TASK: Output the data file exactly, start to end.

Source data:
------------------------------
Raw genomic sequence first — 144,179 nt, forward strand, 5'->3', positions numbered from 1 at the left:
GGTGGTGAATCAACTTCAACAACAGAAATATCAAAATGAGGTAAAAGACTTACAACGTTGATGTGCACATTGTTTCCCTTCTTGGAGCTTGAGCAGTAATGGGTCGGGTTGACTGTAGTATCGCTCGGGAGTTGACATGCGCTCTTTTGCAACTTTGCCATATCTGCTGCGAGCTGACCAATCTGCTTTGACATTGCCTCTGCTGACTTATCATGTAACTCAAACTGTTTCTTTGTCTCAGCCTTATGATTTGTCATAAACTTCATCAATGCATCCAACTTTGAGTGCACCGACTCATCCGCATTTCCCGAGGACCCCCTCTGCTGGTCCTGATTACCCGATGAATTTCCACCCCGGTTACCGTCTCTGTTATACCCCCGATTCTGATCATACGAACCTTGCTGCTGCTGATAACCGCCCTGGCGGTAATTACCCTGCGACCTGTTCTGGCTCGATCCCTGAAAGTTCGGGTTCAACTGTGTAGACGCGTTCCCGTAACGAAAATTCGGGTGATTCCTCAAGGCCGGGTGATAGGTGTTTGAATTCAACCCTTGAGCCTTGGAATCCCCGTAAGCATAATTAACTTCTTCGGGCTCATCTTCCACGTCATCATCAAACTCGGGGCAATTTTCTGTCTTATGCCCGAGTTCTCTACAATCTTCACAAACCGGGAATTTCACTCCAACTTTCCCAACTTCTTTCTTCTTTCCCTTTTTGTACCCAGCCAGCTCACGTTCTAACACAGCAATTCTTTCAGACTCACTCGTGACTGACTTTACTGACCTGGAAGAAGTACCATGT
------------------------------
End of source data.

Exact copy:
Raw genomic sequence first — 144,179 nt, forward strand, 5'->3', positions numbered from 1 at the left:
GGTGGTGAATCAACTTCAACAACAGAAATATCAAAATGAGGTAAAAGACTTACAACGTTGATGTGCACATTGTTTCCCTTCTTGGAGCTTGAGCAGTAATGGGTCGGGTTGACTGTAGTATCGCTCGGGAGTTGACATGCGCTCTTTTGCAACTTTGCCATATCTGCTGCGAGCTGACCAATCTGCTTTGACATTGCCTCTGCTGACTTATCATGTAACTCAAACTGTTTCTTTGTCTCAGCCTTATGATTTGTCATAAACTTCATCAATGCATCCAACTTTGAGTGCACCGACTCATCCGCATTTCCCGAGGACCCCCTCTGCTGGTCCTGATTACCCGATGAATTTCCACCCCGGTTACCGTCTCTGTTATACCCCCGATTCTGATCATACGAACCTTGCTGCTGCTGATAACCGCCCTGGCGGTAATTACCCTGCGACCTGTTCTGGCTCGATCCCTGAAAGTTCGGGTTCAACTGTGTAGACGCGTTCCCGTAACGAAAATTCGGGTGATTCCTCAAGGCCGGGTGATAGGTGTTTGAATTCAACCCTTGAGCCTTGGAATCCCCGTAAGCATAATTAACTTCTTCGGGCTCATCTTCCACGTCATCATCAAACTCGGGGCAATTTTCTGTCTTATGCCCGAGTTCTCTACAATCTTCACAAACCGGGAATTTCACTCCAACTTTCCCAACTTCTTTCTTCTTTCCCTTTTTGTACCCAGCCAGCTCACGTTCTAACACAGCAATTCTTTCAGACTCACTCGTGACTGACTTTACTGACCTGGAAGAAGTACCATGT